Japan’s Prime Minister under pressure after son embroiled in ethics breach Japan’s Prime Minister under pressure after son embroiled in ethics breach
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Japan’s Prime Minister under pressure after son embroiled in ethics breach

    NHK World
    Senior Commentator
    Japanese Prime Minister Suga Yoshihide has apologized for his son’s role in a growing scandal that is threatening to engulf his administration. The comments came during Monday’s Diet session, after an in-house probe at the communications ministry named several officials and a current Cabinet spokesperson.

    The ministry announced that 11 officials had violated its ethics code when they accepted dinners from the prime minister’s eldest son, Suga Seigo. Suga works for Tohoku Shinsha Film Corporation, a video production company whose satellite broadcasting arm would benefit from good relations with the ministry. The scandal was first reported on by weekly magazine Shukan Bunshun in February.

    According to the probe, the officials attended 37 dinners hosted by Suga and other Tohoku Shinsha representatives over the past five years, costing more than $5,000 in total. They claim they did not consider the company to be a “stakeholder in ministry operations” at the time, and that they were not involved in any conversations calling for favors.

    Yamada Makiko, the current Cabinet Public Relations Secretary, also attended a meal when she worked for the ministry. The dinner is said to have cost more than $700 per person and the ministry says she likely violated the ethics code by accepting an invitation.

    The National Public Service Ethics Law, established in 2000, provides the basis for the ministry’s code of ethics. It prohibits civil servants from accepting meals, money, or gifts from parties considered to hold financial interests in government policy. Those found to have violated the law are subject to disciplinary action.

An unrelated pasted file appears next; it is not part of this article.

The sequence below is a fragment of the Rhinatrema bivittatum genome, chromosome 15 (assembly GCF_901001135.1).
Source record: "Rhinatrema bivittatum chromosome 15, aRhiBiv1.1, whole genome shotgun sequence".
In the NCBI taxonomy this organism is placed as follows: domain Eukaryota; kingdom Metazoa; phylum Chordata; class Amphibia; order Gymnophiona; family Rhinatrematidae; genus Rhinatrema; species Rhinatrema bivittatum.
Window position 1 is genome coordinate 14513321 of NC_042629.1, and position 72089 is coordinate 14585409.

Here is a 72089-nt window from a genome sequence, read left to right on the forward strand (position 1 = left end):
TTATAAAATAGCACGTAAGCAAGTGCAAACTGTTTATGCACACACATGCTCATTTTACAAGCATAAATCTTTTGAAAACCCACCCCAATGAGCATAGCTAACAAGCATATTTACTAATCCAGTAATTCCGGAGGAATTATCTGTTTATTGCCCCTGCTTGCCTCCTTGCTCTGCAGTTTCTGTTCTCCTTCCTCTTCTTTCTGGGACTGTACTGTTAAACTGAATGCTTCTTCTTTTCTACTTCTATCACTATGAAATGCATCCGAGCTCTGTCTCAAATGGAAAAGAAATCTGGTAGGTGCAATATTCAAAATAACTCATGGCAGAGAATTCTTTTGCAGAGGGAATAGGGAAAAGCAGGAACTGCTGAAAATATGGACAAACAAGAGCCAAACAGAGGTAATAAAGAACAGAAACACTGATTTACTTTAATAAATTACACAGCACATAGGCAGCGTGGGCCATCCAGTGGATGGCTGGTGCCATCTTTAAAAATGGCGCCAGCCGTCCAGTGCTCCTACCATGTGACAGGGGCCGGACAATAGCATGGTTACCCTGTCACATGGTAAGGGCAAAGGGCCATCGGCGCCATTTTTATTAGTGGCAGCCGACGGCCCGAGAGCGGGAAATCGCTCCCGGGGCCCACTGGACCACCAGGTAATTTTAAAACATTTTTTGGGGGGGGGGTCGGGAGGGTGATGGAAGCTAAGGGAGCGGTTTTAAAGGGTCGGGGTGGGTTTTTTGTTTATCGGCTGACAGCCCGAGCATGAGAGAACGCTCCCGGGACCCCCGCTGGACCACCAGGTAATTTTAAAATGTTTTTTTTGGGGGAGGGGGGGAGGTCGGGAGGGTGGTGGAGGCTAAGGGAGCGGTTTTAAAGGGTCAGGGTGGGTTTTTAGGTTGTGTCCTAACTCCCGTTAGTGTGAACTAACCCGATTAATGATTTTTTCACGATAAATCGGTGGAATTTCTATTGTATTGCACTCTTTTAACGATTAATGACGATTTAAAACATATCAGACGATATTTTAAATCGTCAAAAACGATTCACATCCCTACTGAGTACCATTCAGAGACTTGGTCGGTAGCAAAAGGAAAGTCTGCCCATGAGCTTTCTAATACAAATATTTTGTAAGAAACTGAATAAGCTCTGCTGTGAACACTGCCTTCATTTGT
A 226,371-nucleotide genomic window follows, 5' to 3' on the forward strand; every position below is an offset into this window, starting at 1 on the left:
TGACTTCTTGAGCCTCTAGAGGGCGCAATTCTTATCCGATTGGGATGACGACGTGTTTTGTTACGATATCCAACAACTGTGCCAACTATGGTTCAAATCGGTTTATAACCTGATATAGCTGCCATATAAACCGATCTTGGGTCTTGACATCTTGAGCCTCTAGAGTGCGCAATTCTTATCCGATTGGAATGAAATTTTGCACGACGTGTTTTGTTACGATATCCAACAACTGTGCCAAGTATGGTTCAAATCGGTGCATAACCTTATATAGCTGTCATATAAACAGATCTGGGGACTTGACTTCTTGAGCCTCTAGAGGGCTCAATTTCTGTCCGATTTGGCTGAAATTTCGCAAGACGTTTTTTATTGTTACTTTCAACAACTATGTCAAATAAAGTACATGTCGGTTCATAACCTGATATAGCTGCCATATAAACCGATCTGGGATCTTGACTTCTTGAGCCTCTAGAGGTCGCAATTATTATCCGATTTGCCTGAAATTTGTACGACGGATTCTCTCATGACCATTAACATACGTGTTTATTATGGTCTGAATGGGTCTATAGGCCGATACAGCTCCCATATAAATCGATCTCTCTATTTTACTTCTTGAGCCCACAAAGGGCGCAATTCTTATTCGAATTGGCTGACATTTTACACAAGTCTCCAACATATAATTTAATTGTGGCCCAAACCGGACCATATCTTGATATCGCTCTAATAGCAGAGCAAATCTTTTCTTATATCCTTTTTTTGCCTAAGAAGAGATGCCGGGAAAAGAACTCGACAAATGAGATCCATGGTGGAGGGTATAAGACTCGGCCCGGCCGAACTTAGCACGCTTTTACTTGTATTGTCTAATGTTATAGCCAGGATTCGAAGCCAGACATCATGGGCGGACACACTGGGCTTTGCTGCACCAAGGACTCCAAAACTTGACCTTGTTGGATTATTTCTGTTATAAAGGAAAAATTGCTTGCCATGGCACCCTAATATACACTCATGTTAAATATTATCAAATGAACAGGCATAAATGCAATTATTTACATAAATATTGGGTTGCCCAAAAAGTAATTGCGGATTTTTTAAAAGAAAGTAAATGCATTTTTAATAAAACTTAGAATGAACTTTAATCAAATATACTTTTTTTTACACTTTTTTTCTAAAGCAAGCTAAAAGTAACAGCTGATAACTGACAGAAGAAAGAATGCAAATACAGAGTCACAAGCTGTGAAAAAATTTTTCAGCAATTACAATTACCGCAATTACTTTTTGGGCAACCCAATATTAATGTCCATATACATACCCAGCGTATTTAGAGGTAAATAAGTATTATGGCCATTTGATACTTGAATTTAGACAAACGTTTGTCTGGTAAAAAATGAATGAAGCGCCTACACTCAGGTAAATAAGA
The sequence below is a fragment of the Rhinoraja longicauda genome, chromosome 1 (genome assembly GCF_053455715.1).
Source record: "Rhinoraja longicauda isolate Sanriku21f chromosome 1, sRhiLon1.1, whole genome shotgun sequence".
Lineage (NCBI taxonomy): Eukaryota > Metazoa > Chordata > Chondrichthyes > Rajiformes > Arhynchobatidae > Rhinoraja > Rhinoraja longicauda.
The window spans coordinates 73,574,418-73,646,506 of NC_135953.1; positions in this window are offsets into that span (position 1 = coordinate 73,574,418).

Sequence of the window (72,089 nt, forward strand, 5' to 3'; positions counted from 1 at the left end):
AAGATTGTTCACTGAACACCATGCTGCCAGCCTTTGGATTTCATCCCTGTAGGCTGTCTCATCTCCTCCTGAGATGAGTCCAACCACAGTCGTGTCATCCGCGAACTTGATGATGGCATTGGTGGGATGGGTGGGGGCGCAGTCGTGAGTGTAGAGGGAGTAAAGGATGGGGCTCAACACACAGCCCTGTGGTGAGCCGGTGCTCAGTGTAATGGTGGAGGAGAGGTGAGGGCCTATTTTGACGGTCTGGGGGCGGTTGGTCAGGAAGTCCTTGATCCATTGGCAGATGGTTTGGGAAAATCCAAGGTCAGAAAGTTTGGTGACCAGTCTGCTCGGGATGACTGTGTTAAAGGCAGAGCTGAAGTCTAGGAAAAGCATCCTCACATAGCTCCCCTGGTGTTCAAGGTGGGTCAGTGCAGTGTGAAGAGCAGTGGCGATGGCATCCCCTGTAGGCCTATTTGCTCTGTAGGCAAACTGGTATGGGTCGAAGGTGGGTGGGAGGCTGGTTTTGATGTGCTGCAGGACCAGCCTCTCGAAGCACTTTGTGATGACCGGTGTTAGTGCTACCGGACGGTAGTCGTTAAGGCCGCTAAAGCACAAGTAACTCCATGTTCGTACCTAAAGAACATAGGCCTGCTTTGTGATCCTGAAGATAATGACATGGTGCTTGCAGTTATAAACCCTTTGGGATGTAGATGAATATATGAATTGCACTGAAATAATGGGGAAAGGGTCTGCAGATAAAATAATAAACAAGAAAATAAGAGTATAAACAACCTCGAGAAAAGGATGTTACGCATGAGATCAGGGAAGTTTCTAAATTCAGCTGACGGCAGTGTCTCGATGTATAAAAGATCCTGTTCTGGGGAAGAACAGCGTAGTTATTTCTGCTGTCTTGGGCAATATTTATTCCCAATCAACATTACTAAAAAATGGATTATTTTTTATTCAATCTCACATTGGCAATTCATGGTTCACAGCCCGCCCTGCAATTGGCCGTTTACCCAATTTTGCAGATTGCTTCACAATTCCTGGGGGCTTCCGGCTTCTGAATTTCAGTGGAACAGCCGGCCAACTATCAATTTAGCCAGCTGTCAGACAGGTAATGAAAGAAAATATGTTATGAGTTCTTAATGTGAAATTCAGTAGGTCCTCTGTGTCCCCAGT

On Wednesday, the ministry announced seven of the officials would receive pay cuts. Two others were warned about their conduct, while another two were reprimanded.

    Yamada Makiko
    Yamada Makiko, a Cabinet Public Relations Secretary. Yamada became the first female executive secretary to the prime minister when she was appointed under the previous Abe administration.

    Prime Minister Suga says he was surprised by his son’s actions and that he told him to keep away from the ministry when he joined the company.

    The Liberal Democratic Party’s Secretary General, Nikai Toshihiro, has waved away concern that the scandal will derail the Suga administration, saying it will have only a limited impact on the government. But oppositions parties are maintaining pressure on the Prime Minister.

    “I can't overlook the fact that a member of the Prime Minister's family was deeply involved in this scandal,” said Tsujimoto Kiyomi, Deputy Representative of the Constitutional Democratic Party. “The son may have been trying to use his father's position to gain an advantage at work. Nobody treats you to such an expensive dinner if they don't have a hidden motive.”

    Nakaya Joji, professor at Kindai University and an expert on public service ethics, said the probe reveals a comprehensive failure of judgement on the part of the ministry officials.

    “The number of times this happened and the number of people who were involved is very high,” he says. “These were senior officials, those who are not only expected to abide by ethical rules but also to set a standard within the workplace. This scandal will likely affect morale throughout the ministry.”

    The government would have been hoping that the probe drew a line under the affair but the opposition parties are making sure it remains in the public eye. They say they will investigate the matter further and summon Yamada as a witness.

    The longer the issue lingers, the worse for Suga, who can ill afford even the whiff of scandal at the moment. The embattled Prime Minister is already struggling with plummeting approval rates due to his coronavirus pandemic response, and allegations of cronyism could be a decisive blow for his administration.